op-ed: “i’m in hell already”: a look inside what severe depression really feels like (tw suicide)

October 18, 2016

The words you’re about to read are true. They come from my very first self help book called “A Fight Worth Finishing”. I want people to really look inside of the head of someone who has gone through severe depression and suicidal thoughts. I really want to wake people up.

Depression is real and it can feel like hell…it IS HELL. I was alone for so long because I felt like nobody understood me. The torment in my mind was real. The hurt and pain was unbearable. Let my words be a real wake up call. Depression is serious and help is needed. Never tell someone going through depression “It’s Not Real” because it truly is.”


I was already dying inside. Fed up was the perfect way to describe how I felt. I was fed up, with life. I thought I was at my lowest point, however I was just brought down even lower. I sat on my bed defeated. I was so angry with God. I felt like I had lost everything, especially all my faith. I was almost twenty six years old with absolutely nothing to show for it.

I had four different medications lined up around me. I sat on my bed removing them all from the bottles. I whispered in a defeated voice, “God. I’m not a bad person. Things were supposed to get better. Why do they just keep getting worse?” The pain I felt every day just wouldn’t end.

By Jasmin Pierre*, AFROPUNK contributor

For seven years, I had been dealing with major depressive disorder. However, 2014 had become the absolute worst of all my year’s suffering. I felt completely numb. I had overdosed on medication twice before, but it was never enough to kill me. This time it would. I was going to make sure of it. No one was going to stop me, not even the Creator. I don’t care if I go to hell! I’m already living it, I thought this to myself.

Quietly, I started thinking about people I loved, people I would never see again after today.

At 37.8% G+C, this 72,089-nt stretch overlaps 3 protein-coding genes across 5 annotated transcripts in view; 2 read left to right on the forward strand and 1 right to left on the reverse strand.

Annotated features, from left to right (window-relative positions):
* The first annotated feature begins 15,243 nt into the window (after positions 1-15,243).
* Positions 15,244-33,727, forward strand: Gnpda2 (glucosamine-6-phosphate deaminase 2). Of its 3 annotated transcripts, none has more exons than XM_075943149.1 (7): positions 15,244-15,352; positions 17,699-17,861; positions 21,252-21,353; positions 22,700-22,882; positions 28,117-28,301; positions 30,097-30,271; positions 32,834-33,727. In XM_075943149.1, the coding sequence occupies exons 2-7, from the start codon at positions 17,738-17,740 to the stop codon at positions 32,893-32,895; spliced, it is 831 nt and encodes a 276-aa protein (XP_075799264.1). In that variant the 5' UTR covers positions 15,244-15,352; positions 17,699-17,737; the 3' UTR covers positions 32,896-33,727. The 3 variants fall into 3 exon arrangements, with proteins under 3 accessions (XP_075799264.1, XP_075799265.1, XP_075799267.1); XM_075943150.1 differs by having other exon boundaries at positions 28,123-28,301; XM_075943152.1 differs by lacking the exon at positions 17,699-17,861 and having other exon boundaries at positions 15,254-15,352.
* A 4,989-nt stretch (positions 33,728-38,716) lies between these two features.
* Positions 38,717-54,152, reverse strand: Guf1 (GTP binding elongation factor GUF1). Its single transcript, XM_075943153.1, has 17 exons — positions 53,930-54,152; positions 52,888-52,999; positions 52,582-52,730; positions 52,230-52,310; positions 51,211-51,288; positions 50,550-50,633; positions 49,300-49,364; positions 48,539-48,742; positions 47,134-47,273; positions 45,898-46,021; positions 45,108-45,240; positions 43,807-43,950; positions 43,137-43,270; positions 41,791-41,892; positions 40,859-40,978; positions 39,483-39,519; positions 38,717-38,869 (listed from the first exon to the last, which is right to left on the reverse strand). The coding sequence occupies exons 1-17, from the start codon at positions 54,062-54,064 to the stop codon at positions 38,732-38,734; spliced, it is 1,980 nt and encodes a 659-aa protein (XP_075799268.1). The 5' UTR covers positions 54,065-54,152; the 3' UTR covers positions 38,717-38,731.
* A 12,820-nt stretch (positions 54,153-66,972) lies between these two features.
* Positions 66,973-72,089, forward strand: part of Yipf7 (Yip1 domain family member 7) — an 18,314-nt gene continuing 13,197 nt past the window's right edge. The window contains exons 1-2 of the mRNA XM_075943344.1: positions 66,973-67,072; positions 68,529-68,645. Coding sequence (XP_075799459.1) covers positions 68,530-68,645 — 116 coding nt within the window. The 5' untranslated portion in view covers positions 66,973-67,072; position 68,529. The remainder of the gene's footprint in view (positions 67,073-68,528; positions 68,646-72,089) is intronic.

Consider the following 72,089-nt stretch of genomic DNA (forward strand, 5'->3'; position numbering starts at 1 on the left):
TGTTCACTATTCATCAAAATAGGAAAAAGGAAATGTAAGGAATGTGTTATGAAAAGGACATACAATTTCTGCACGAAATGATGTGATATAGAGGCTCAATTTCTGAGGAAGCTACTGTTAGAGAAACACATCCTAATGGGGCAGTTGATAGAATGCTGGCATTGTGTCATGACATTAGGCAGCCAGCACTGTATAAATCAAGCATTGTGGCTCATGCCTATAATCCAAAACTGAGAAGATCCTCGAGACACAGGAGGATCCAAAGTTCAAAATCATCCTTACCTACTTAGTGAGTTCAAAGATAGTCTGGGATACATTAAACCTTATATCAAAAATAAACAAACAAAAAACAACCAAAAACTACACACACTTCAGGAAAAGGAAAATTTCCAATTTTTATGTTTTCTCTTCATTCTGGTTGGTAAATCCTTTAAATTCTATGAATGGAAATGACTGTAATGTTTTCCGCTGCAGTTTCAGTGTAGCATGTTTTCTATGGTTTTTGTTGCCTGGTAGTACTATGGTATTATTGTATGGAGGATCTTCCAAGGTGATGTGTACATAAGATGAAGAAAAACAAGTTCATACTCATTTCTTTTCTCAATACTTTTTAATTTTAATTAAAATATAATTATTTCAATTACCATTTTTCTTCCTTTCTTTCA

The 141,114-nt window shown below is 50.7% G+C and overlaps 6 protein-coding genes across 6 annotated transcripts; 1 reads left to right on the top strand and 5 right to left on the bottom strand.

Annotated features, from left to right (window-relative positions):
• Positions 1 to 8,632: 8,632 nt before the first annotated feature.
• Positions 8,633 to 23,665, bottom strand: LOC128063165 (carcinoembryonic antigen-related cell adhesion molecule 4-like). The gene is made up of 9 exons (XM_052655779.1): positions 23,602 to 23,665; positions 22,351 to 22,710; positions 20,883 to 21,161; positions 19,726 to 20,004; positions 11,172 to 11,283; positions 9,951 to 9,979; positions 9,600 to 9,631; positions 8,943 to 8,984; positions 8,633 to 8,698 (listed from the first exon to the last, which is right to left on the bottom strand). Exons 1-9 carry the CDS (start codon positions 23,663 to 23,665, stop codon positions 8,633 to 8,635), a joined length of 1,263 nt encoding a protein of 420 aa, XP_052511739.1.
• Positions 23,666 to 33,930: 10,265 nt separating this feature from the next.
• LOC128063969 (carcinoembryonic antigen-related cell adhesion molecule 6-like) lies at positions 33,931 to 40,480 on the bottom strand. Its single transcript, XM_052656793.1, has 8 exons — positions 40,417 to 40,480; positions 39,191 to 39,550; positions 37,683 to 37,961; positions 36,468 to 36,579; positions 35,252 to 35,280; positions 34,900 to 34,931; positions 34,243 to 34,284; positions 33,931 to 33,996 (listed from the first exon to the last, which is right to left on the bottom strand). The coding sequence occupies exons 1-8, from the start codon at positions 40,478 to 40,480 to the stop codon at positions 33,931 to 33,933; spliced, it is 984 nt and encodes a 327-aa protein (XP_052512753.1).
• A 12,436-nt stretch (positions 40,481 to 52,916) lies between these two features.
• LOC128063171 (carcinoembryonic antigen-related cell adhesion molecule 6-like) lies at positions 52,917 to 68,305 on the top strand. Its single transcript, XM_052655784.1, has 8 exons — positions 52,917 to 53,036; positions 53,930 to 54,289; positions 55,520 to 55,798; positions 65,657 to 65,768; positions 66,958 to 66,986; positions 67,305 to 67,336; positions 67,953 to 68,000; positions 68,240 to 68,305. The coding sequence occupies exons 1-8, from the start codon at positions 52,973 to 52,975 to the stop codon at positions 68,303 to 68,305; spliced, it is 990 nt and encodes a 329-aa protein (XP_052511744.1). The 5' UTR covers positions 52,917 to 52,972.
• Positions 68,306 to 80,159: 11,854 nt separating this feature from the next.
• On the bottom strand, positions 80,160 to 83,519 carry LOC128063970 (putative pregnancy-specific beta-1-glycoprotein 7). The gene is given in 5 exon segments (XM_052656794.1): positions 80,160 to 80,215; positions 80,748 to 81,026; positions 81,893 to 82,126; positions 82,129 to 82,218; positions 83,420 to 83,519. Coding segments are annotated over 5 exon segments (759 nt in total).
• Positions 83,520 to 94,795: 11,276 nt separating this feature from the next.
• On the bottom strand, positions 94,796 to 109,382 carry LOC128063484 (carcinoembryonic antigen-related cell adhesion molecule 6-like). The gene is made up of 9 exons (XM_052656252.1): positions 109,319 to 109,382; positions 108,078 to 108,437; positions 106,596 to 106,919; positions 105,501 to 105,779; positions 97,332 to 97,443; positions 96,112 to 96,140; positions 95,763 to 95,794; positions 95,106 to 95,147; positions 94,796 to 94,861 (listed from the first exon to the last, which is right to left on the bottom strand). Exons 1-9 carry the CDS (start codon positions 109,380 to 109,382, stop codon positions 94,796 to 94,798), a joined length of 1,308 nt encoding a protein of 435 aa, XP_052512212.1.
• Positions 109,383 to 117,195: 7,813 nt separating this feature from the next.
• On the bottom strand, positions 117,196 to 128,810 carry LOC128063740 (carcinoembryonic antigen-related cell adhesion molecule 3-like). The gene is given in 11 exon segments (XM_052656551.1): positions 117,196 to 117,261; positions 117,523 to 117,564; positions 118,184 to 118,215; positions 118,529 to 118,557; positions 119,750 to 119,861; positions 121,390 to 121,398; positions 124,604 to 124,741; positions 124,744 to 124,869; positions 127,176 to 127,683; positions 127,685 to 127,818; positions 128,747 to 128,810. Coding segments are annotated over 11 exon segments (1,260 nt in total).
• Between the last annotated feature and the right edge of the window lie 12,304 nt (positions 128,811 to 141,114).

The majority of the medication I was taking made you fall asleep. I just wanted to fall into a deep sleep and never wake up. My subconscious reasoning spoke truth to me, even though I didn’t want to hear it. “Don’t do this!” kept playing in my head over and over again.

I tuned out my voice of reasoning. I opened up a 20 Oz. drink and picked up a handful of pills. I placed them into my mouth and started swallowing. My voice of reasoning started again. “Don’t do this! It’s not your time to die.” The more my subconscious reasoning got the best of me, the more pills I placed into my mouth, swallowing a handful more.

I had only a few pills left and I was about to swallow them, as well. That’s until the side-effects kicked in. I didn’t feel tired. I felt high and extremely paranoid. My dad was sleeping in the front room, so I knew if I was to be successful at this, I would have to be quiet. I was hoping to feel sleepy at any minute. It wasn’t happening. It was at that moment I knew I over did it completely. I wanted to make completely sure I would die, so I didn’t hold back on the medication.
I took as much as I could handle and then, took even more after that. I was so angry that I wasn’t falling asleep. The paranoia was getting worse, by the minute. I stood up and walked around my room. That didn’t calm me down, so I went into the bathroom to splash cold water on my face. That didn’t help either. My heart was starting to beat faster and faster. It was getting to the point where I couldn’t even focus correctly.

I continued walking around in the bathroom, wondering what would happen next. My hands started shaking and my heart was beating faster and faster. I started thinking about my dad. I promised him years ago I would never overdose again. I had broken my promise, in the worst possible way.
Not only had I overdosed…I majorly overdosed. I knew the side-effects. I just knew what I was rapidly starting to experience now would kill me for sure.

If you’re interested in learning more about “A Fight Worth Finishing” click here.

*Jasmin Pierre is a 27-year-old mental health activist and author of the new self help book “A Fight Worth Finishing”. She is from New Orleans, Louisiana. Jasmin is constantly fighting for the rights of those suffering from major depressive disorder. She inspires to become a life coach and continue writing to encourage others to never give up.

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